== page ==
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Mike Casazza: Trickett didn't come to Morgantown to stand around

MORGANTOWN - The first time I sat down and really talked with Dana Holgorsen, the West Virginia football coach said something that got stuck between my two ears.

"Life's hard," he said. "If you make it harder, it doesn't make a whole lot of sense."

You could apply far worse mottos to your life. If you're a football coach, it's ideal, if not a necessity. Holgorsen installs his offense in three days, presumably because what would happen on a fourth or, heaven forbid, fifth day would be just too much. He brings about 10 plays into a game because those are the ones he and his staff identified as winners for the upcoming game and those are the ones they worked on during practice.

The blueprint has almost no markings and he hasn't changed the essence of his system in many years because, well, why would he? Why abandon the code by which he conducts himself as a coach, the code he shared the day he was hired as WVU's coach-in-waiting?

"If you run it and it works, do it again," he said. "If you run it and it sucks, you probably shouldn't do it again."

Put those two tenets together and understand what happened this week. Holgorsen is searching for a quarterback and just weathered a spring where neither junior Paul Millard nor redshirt freshman Ford Childress distinguished himself. Clint Trickett, formerly of Florida State, tweeted Wednesday he's transferring to WVU. He may now be the leading contender to start the season-opener against William & Mary.

Replacing Geno Smith is hard. Adding Trickett after 15 practices and 41 days of spring football would seem to make it harder. It complicates things, no doubt. From today to Aug. 1, Holgorsen could keep tabs on Millard and Childress, review how they fared during the spring and prepare for whatever may come of the preseason, when, ideally, one makes an indistinguishable move toward the end of camp.

Now Holgorsen has to get to know Trickett - who he is and what he can do as a player - while keeping the same tabs on Millard and Childress. It's not impossible, but it is harder.

Then again, what's harder in college football than being uncertain at quarterback? Asked last week to assess the quarterback derby, Holgorsen replied, "Wide open, man." That's how you want to describe your receivers, not how you want to describe the competition at the team's most critical position.

Something like this was coming, one way or another. WVU recruited junior college quarterback Tanner McEvoy. A top-ranked dual-threat quarterback who spent a redshirt season at South Carolina in 2011, McEvoy chose Wisconsin over the Mountaineers, Florida and Oregon. Millard and Childress split the spring reps just about evenly at the expense of true freshman Chavas Rawlins, who enrolled early, didn't do much in practice and didn't play in the spring game.

Trickett was at the spring game and saw Millard and Childress do there what they'd done in the 15 spring practices before it. Neither quarterback was especially good, let alone intimidating to someone who's spent three seasons in a big-time FBS program.

The story of the spring was that Millard or Childress would have a good day and then a bad day or two bad days. Rarely, if ever, were both on at once, and that would give you the idea neither was feeling nor supplying much pressure.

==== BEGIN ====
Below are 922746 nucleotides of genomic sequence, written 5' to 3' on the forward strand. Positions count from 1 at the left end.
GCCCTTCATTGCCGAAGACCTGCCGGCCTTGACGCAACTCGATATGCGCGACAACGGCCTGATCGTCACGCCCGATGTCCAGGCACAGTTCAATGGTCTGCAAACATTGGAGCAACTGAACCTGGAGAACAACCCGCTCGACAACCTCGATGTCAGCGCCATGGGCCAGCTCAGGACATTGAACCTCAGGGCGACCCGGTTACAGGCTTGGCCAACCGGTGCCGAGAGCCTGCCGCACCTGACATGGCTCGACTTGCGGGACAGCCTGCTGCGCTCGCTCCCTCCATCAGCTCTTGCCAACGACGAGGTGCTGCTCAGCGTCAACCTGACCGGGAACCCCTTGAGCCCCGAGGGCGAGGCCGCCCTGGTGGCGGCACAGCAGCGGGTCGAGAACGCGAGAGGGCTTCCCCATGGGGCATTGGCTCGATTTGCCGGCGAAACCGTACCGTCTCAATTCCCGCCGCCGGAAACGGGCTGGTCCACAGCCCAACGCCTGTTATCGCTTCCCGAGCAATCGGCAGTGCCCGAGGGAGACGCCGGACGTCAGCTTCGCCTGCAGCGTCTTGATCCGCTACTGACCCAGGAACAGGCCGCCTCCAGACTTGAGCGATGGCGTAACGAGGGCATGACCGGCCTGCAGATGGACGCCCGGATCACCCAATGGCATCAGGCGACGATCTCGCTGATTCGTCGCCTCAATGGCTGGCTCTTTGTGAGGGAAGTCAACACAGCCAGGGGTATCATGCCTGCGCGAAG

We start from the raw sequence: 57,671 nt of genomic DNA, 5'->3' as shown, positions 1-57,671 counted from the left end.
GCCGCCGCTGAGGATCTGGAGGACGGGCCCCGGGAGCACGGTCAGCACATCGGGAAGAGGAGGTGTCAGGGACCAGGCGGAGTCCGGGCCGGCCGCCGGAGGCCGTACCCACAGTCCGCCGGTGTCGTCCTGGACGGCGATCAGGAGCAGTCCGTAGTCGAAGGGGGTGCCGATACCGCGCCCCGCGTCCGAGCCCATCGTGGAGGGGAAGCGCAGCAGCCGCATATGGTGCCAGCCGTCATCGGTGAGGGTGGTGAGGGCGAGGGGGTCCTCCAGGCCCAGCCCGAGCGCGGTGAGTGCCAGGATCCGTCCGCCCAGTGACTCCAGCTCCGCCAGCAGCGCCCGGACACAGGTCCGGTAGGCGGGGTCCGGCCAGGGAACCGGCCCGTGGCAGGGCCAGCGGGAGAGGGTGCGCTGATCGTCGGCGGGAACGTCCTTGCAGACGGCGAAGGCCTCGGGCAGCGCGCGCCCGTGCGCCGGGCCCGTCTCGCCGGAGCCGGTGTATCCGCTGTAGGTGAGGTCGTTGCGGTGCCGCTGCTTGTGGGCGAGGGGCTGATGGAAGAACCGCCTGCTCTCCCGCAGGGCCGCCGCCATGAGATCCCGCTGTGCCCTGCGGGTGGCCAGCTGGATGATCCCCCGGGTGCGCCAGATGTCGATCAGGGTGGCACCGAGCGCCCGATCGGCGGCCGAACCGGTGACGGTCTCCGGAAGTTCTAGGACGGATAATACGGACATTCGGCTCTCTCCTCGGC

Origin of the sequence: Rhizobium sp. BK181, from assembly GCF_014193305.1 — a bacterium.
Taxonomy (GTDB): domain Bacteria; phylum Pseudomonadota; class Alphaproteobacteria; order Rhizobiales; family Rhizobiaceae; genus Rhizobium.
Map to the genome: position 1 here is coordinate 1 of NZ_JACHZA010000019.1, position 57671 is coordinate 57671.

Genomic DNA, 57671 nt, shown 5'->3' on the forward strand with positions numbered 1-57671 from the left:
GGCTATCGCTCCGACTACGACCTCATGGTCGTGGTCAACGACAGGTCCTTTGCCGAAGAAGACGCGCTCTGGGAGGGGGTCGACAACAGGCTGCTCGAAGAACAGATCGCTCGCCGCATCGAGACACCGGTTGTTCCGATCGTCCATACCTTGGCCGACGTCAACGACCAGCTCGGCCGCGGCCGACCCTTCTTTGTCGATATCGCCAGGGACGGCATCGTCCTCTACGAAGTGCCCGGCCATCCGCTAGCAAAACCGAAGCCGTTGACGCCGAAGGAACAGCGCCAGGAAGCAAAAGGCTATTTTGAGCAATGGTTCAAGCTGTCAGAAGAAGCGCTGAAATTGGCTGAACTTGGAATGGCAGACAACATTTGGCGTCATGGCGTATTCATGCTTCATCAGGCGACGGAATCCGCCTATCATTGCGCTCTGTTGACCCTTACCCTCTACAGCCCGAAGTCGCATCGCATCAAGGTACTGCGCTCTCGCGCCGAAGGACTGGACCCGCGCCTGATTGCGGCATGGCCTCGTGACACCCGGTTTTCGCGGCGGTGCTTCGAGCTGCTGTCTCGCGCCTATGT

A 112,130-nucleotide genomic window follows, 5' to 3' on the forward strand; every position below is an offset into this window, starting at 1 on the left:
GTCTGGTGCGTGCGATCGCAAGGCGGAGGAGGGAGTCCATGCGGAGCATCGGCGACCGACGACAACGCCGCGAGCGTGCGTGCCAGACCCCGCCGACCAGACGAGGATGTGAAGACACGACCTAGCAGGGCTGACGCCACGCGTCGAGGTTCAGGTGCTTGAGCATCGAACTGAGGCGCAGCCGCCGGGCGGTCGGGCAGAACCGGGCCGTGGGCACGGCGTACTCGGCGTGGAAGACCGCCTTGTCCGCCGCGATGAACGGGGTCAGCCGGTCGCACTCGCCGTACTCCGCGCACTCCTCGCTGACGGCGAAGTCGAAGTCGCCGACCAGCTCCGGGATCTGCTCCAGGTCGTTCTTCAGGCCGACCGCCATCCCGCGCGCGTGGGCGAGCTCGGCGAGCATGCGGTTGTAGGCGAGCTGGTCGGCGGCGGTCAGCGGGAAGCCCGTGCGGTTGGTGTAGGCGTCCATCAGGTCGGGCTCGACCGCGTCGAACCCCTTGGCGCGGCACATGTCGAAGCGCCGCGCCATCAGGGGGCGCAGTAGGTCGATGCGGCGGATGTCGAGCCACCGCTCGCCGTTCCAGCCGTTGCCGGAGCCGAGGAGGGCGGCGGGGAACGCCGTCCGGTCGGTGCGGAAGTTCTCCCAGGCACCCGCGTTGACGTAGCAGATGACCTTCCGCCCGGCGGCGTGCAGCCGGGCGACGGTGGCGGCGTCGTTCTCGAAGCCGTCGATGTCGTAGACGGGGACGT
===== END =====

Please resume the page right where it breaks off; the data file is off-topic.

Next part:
To paraphrase Holgorsen, WVU probably shouldn't do that again in August.

Trickett guarantees the Mountaineers won't. There's no way Millard and Childress can take themselves seriously if they don't take these next three months seriously and come to camp as much better players.

They have an edge, after all, because they've been here and they know the system. Never mind that Trickett spent seven years in Morgantown while his father, Rick, was the offensive line coach. He has to get used to both.

It's a win-win for WVU, even if it's going to cost Holgorsen a quarterback. It's nice to have four. It's not reasonable to keep four. Trickett has two seasons left. He's not going anywhere. You would imagine the same is true for Millard.

But Trickett isn't here to watch or motivate or hunt or stroll down memory lane. He sees the chance to start and to be the unquestioned quarterback, opportunities that have avoided him thus far. He's battled for snaps against E.J. Manuel and against Jameis Winston, and though he never beat either one, he might find Millard and Childress more palatable.

Picking up an offense unlike what he ran with the Seminoles might not be too hard for a kid who graduated in three years. Trickett should probably know his way around the sacks Millard and Childress took throughout the spring that drove offensive coordinator/quarterbacks coach Shannon Dawson crazy. He'll probably find Big 12 defenses more to his liking. His release could be the quickest among WVU's quarterbacks and he's more able and willing to run than Millard and Childress.

There are unknowns and questions, of course. He has only two starts, both in 2011, and he threw just 34 passes last season. He's never had the extended run he seeks at WVU. Yet Trickett could address an unknown and a question about the Mountaineers. He can be the head of the offense, both literally and figuratively.

Holgorsen has an offense that's elevating many players into new roles. Gone are five seniors and a junior on that side of the ball, and if you ranked the offense's leaders last season, those names would be your top six.

It's a massive void Holgorsen had to fill and Trickett's ability to supply a voice and provide direction can make his coach's life much easier.

Contact sportswriter Mike Casazza at or 304-319-1142. His blog is at


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